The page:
“While the magnitude of the COVID-19 crisis is unprecedented, I looked at the lessons learnt in neighbouring countries at the start of the pandemic and developed my own alternative teaching strategy in cooperation with my students. There was a lot of uncertainty regarding closing of the schools to avoid the spread of COVID-19 in Syria. We didn’t know whether schools would remain open or not,” Hazar al-Madi recalls. A teacher of Arabic language for 9th grade at the UNRWA Haifa School in Damascus, Hazar continued, “While I was prepared for the possibility of having to teach remotely, I wasn’t sure how that would impact my students. It made me work harder for my students. Together we succeeded to complete the syllabus for Arabic grammar ahead of school closures.”
It was sad that learning was disrupted by the pandemic. At the height of the outbreak, thousands of children were affected by school closures across Syria. “It was a challenging time, but we decided to take it positively, recognizing that it is in the best interest of the children - to keep them safe - and we easily adapted to the new circumstances. Closures did not mean that learning is over for the year, but rather we should put all efforts into strengthening our delivery of education through remote learning,” Hazar explained.
The UNRWA Education Programme were deft in rapidly setting up remote learning plan for Palestine refugee students in the Agency’s 103 schools across Syria to ensure the continuation of students’ access to quality, inclusive, and equitable education. The Agency reconceptualized its longstanding Education in Emergency (EiE) programme to better respond to the challenging COVID-19 context. Joined by their teaching staff, school principals prepared printed materials for students who faced challenges with access to devices and internet connectivity and delivered them to the students’ parents or asked the parents to collect the copies from schools.
Describing her experience when the classes were suspended in mid-March as a precautionary measure against the pandemic, Hazar noted, “Things worked well despite the odds. Each week we saw a greater engagement from students online. We were available during timetabled lesson slots almost the whole day on WhatApp to give lessons, support students, respond to questions and also answer messages on Messenger. It was really hard, but I forgot my tiresome when my students scored excellent grades in the exam.”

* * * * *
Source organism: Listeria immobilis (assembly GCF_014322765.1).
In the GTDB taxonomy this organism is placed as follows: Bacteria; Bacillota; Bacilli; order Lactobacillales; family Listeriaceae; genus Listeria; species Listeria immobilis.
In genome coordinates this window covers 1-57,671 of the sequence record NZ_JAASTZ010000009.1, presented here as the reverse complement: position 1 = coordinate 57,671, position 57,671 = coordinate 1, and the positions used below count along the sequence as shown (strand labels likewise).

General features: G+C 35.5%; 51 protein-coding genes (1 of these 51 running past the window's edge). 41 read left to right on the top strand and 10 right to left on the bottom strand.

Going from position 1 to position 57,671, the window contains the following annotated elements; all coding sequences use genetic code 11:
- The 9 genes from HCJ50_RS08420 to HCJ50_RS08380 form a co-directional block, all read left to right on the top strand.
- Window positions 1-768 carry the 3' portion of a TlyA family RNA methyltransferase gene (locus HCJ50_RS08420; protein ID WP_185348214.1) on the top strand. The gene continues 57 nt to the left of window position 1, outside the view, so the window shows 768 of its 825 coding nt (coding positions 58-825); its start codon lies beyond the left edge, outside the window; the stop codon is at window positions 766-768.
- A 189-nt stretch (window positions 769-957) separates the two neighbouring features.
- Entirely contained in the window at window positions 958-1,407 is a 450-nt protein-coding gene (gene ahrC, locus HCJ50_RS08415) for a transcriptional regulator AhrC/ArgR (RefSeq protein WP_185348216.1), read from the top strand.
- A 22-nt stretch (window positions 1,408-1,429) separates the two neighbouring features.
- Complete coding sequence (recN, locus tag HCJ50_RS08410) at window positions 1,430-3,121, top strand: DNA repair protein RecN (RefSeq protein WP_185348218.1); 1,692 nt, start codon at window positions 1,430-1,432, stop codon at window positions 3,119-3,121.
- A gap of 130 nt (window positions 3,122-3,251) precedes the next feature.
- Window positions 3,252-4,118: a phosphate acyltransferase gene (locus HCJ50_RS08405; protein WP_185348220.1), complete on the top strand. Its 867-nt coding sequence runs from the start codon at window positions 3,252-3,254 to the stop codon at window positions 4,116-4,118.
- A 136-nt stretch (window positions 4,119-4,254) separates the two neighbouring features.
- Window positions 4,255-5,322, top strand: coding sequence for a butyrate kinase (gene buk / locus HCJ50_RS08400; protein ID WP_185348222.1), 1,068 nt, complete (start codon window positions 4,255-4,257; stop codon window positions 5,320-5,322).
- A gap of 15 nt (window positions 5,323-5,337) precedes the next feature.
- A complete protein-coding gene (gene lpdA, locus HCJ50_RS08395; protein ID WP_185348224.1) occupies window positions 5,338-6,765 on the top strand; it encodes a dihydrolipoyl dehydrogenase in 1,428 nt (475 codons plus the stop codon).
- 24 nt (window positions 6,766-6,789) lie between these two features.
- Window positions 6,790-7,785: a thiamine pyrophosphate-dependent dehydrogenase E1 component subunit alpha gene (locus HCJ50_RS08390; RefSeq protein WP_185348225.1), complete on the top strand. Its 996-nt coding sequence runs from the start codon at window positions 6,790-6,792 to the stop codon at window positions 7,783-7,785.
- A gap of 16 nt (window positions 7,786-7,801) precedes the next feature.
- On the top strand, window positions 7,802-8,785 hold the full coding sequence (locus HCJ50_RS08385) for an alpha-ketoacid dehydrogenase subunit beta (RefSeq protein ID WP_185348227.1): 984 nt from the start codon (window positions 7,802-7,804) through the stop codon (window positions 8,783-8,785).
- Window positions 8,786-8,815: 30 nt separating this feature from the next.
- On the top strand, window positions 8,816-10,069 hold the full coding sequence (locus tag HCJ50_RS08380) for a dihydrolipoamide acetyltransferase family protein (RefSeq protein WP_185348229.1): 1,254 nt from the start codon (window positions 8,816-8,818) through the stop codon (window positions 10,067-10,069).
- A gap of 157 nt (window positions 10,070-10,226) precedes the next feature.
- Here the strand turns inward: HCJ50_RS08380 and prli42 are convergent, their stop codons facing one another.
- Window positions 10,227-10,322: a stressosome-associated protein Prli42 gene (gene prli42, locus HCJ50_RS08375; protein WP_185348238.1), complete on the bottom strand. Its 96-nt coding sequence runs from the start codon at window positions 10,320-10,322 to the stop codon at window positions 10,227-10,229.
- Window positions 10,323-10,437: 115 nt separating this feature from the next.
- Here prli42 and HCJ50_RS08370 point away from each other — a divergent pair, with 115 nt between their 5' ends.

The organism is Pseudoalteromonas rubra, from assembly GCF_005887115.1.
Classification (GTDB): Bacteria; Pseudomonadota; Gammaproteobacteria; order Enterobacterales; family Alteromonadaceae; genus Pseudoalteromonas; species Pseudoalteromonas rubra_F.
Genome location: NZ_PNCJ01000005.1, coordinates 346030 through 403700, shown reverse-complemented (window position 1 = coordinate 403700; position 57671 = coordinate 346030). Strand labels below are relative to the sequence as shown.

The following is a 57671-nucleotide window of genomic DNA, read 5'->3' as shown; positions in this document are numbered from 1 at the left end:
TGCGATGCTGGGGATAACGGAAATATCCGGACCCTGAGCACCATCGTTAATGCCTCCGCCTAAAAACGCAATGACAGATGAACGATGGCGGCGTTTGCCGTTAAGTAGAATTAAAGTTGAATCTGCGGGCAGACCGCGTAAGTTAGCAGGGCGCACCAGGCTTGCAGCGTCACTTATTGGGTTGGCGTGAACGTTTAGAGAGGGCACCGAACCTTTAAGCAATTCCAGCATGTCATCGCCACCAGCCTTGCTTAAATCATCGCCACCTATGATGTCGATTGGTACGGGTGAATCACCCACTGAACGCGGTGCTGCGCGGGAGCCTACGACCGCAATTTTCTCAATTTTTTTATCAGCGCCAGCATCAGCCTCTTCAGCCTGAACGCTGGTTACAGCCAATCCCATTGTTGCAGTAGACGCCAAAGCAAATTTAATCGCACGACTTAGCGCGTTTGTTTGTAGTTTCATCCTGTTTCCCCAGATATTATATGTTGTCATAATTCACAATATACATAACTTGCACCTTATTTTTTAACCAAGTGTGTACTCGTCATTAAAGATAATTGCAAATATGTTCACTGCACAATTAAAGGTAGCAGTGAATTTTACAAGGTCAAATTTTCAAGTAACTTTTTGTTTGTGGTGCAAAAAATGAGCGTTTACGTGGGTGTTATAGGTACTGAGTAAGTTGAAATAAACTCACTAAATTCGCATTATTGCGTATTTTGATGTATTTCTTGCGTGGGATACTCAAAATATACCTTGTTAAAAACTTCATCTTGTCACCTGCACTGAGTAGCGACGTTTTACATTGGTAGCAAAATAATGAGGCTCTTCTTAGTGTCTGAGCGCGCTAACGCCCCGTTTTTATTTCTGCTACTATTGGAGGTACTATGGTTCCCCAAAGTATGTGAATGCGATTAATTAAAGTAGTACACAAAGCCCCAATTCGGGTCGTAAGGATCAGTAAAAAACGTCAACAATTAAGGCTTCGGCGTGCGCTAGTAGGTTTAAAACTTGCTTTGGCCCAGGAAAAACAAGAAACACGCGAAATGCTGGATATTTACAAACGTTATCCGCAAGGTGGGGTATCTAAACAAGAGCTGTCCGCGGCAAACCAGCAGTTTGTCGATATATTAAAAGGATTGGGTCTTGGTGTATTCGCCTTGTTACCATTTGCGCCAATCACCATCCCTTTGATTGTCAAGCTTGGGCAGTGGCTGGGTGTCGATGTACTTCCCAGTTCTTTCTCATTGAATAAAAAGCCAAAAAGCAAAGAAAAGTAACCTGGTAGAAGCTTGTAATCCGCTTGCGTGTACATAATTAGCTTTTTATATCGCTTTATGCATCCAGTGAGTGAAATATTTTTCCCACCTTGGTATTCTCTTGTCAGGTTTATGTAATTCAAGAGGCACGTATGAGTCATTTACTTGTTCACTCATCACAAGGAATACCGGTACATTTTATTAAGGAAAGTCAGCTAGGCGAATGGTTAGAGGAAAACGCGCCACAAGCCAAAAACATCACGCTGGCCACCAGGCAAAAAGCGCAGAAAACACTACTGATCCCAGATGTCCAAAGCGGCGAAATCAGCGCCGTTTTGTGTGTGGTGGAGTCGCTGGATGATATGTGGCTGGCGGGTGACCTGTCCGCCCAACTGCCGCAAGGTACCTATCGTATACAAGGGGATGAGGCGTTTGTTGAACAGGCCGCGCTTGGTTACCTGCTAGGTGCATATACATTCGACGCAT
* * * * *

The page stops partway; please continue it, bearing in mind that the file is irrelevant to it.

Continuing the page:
Like other UNRWA teachers, Hazar remained in contact with her students. “Beyond the electronic connection, we need to connect with students emotionally, especially in times of anxiety and uncertainty.” Hazar noted. She provided her students with remote individual follow-up support to facilitate access to distance learning opportunities.
Hazar participated in the support classes held by UNRWA for 9th grade students two weeks before the national 9th grade exam in July. The classes were devoted to review all subjects and answer students’ questions and allowed teachers to address students’ concerns. Various preventative measures were in place, including physical distancing in class, reduction in the numbers of students per class, the disinfection of classrooms and distribution of hand sanitizers. “We were very happy to see our students back. We greatly missed them and want to be with them. We also discovered a renewed passion to teach,” Hazar said.
“Apart from supporting students’ learning, a teacher can also be a great moral and psychological supporter to students and parents.” Hazar said. She believes that teaching is a rewarding career. “Teaching is all about building a relationship with your students. It is both a profession and a calling,” Hazar added. She focuses on developing trusting, respectful, honest and affectionate relationships with her students. “I have a close connection with my students and they respect and like me,” Hazar said excitedly.
Many teachers including Hazar received their basic education at UNRWA schools. Hazar is passionate about the success of her students. "I have experienced first-hand the positive difference I am bringing to not only my students, but to the entire refugee community. Seeing my students grow in knowledge, skills and confidence is my greatest joy in teaching. I have found that spending time to learn about students creates an environment where they are motivated to be successful.
Through its education programme, UNRWA provides the most transformational change to students, families, and communities. It also gives refugee children the opportunity to probe, question, think independently and shine. This World Teacher’s Day, UNRWA is proud to honour teachers like Hazar would make education possible day in and day out for Palestine refugees across the Middle East.